Artcodes is research that has grown out of a previous research project called aestheticodes. Using the research done in the previous project and partnered with designers based at Central Saint Martins and computer scientists from the Mixed Reality Lab and Horizon Digital Economy Research Institute at the University of Nottingham we wanted to test the software in the public domain. Using various commercial partners and everyday scenarios we wanted to put artcodes out into the ‘real world’ and test the response.

Through this collaboration we have developed a new interaction technology how-to-draw-tutorial-1-99ca11788b007bb32da4d919b01220f86d8cdf50that relies upon drawing and creativity to drive it. We call this the artcode, a paradigm shift in visual recognition technology. The artcode has all of the interactive properties of a QR code but with an in built aesthetic quality. Easy to draw, playful and poetic, the artcode puts the human back into Computer Human Interaction. Images are programmed by observing some simple drawing rules, which once mastered enable the designer to create all manner of interactive imagery. The artcode points to a future, where interactive devices such as smart phones and tablets are triggered by artwork, patterns, motifs and tags that adorn our built environment, our public spaces, our homes, our clothes and our objects.

Our commercial partners were Johnson Tiles and Busaba Eathai. We developed separate projects with both which lead to further developments in the software. At the end of these we wanted to test our developments and so commissioned some large wall illustrations.

In collaboration with Johnson design team we have designed an interactive tile panel that explores the domestic implementation of the artcode technology. A series of design iterations explore the repetition of modern domestic patterns that are both interactive through scanning the artcode designs or purely decorative through use of aesthetically pleasing contemporary designs.

The artcodes design team followed trend predictions by Johnsons design teams, relating to colour, pattern and motif to design interior tiles that have a contemporary resonance.

User groups explored the possible scenarios and interactions we can build into such an object.

The final collection of tiles describe a future where our domestic interiors enable any number of personal and beautiful interactions.

coastersOur collaboration with Busaba Eathai chain of restaurants explored the implementation of artcodes as a service level interactive device in the dining context. The challenge was to develop a series of decorated objects such as tableware, menus, placemats and coasters to enable the implementation of an interactive service in a sympathetic manner to the primary purpose of the restaurant; to serve food!

A series of scenario building workshops with diverse focus groups from designers and marketeers through to managers, waiters and chefs explored resonant implementation possibilities inline with Busaba’s 10 stages of service.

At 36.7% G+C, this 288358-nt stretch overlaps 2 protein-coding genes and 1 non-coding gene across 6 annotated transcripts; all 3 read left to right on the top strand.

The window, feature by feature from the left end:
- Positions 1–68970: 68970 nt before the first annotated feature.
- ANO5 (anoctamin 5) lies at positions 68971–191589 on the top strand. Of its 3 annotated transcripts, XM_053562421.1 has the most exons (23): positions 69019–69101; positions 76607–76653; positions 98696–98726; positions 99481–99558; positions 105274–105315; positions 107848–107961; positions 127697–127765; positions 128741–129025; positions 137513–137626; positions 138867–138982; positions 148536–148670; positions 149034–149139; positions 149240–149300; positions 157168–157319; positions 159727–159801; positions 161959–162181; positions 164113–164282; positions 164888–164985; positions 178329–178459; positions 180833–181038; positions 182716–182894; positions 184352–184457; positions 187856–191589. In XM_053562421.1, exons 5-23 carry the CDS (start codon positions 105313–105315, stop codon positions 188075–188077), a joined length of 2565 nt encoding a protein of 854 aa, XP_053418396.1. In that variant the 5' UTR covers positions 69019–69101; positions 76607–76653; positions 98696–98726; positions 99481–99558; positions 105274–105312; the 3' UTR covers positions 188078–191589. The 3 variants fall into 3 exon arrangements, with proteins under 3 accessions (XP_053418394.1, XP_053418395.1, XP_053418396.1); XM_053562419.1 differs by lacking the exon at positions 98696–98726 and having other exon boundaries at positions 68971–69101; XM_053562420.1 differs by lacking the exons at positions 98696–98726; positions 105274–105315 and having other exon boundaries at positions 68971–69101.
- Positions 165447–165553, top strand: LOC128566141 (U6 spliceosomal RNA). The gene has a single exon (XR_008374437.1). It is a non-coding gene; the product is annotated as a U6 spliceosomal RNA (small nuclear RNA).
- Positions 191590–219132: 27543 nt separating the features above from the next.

The coaster presented here is the entry level interactive device, aimed at incentivizing the loyalty element of their existing app. Users will be offered a range of free offers through scanning the coaster.

Finally we entered a design-led exploration of large interactive illustrations as a novel medium that enables users to engage with digital narratives by scanning with their phone visual elements of static images.  We chose to enable interactivity through the use of a topological marker technology as it allows multiple visual codes to be embedded into an illustration without breaking its aesthetic.

We often encounter large scale public illustrations – from graffiti and street art, to temporary displays around building sites, to large public posters, to murals that depict significant historic or public events. Making these static images interactive through digital augmentations can create new possibilities for the arts and entertainment, advertising and public services. Passers-by could access supplementary multimedia content, explore non-linear stories, leave comments, curate spaces and play games.

We have developed a number of interaction techniques to trigger different digital augmentations – scanning an individual visual item with the camera of a mobile device, simultaneously scanning a group of items, sequentially scanning items and selecting from a range of color filters to remove information from the video feed. We then commissioned teams of graphics designers and writers to produce artworks which incorporate the new interactions. We created a new app called storicodes that enabled users to identify and differentiate between the growth of the project. These were exhibited in a public space during an event and we observed how attendees interacted with them and gathered feedback on their design. Our contribution is to extend the designers’ palette and understand the opportunities and constraints that this new medium offers from both the designers and users’ perspective.

For more information, take a look at

Partners: Johnson Tiles, Busaba Eathai 

Wall Illustration Projects: Designers – Lilli Cowley-Wood, Dan Huggett, James Dawe; Writers – Pippa Hennessey, Alicja Shaw, Carol Adlam